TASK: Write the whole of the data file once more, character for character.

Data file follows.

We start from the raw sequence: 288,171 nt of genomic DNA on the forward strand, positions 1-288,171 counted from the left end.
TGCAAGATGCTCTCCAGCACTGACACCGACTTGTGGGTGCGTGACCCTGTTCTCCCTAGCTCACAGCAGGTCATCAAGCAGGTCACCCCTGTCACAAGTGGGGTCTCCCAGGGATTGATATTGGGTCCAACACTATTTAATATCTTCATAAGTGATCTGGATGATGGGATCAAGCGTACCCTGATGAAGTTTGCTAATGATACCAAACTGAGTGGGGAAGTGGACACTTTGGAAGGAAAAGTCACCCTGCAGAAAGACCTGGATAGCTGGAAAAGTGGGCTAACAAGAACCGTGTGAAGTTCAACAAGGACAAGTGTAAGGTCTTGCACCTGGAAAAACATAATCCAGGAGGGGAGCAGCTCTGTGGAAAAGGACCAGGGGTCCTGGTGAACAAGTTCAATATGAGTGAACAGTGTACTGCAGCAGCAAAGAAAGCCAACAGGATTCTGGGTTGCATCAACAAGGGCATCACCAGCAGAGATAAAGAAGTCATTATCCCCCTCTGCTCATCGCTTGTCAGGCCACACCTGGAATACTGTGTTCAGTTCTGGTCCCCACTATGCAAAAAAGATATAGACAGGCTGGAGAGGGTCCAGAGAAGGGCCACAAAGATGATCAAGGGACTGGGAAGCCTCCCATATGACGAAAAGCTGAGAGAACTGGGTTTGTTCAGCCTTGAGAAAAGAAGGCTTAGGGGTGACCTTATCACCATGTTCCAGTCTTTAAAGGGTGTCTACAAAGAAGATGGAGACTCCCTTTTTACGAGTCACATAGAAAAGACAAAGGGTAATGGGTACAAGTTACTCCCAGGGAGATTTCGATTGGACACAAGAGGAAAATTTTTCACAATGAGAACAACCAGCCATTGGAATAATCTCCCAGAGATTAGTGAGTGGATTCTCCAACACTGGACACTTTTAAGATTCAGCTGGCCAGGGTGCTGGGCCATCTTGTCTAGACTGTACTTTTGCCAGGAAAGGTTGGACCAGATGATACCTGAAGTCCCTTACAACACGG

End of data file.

We start from the raw sequence: 288,171 nt of genomic DNA on the forward strand, positions 1-288,171 counted from the left end.
TGCAAGATGCTCTCCAGCACTGACACCGACTTGTGGGTGCGTGACCCTGTTCTCCCTAGCTCACAGCAGGTCATCAAGCAGGTCACCCCTGTCACAAGTGGGGTCTCCCAGGGATTGATATTGGGTCCAACACTATTTAATATCTTCATAAGTGATCTGGATGATGGGATCAAGCGTACCCTGATGAAGTTTGCTAATGATACCAAACTGAGTGGGGAAGTGGACACTTTGGAAGGAAAAGTCACCCTGCAGAAAGACCTGGATAGCTGGAAAAGTGGGCTAACAAGAACCGTGTGAAGTTCAACAAGGACAAGTGTAAGGTCTTGCACCTGGAAAAACATAATCCAGGAGGGGAGCAGCTCTGTGGAAAAGGACCAGGGGTCCTGGTGAACAAGTTCAATATGAGTGAACAGTGTACTGCAGCAGCAAAGAAAGCCAACAGGATTCTGGGTTGCATCAACAAGGGCATCACCAGCAGAGATAAAGAAGTCATTATCCCCCTCTGCTCATCGCTTGTCAGGCCACACCTGGAATACTGTGTTCAGTTCTGGTCCCCACTATGCAAAAAAGATATAGACAGGCTGGAGAGGGTCCAGAGAAGGGCCACAAAGATGATCAAGGGACTGGGAAGCCTCCCATATGACGAAAAGCTGAGAGAACTGGGTTTGTTCAGCCTTGAGAAAAGAAGGCTTAGGGGTGACCTTATCACCATGTTCCAGTCTTTAAAGGGTGTCTACAAAGAAGATGGAGACTCCCTTTTTACGAGTCACATAGAAAAGACAAAGGGTAATGGGTACAAGTTACTCCCAGGGAGATTTCGATTGGACACAAGAGGAAAATTTTTCACAATGAGAACAACCAGCCATTGGAATAATCTCCCAGAGATTAGTGAGTGGATTCTCCAACACTGGACACTTTTAAGATTCAGCTGGCCAGGGTGCTGGGCCATCTTGTCTAGACTGTACTTTTGCCAGGAAAGGTTGGACCAGATGATACCTGAAGTCCCTTACAACACGG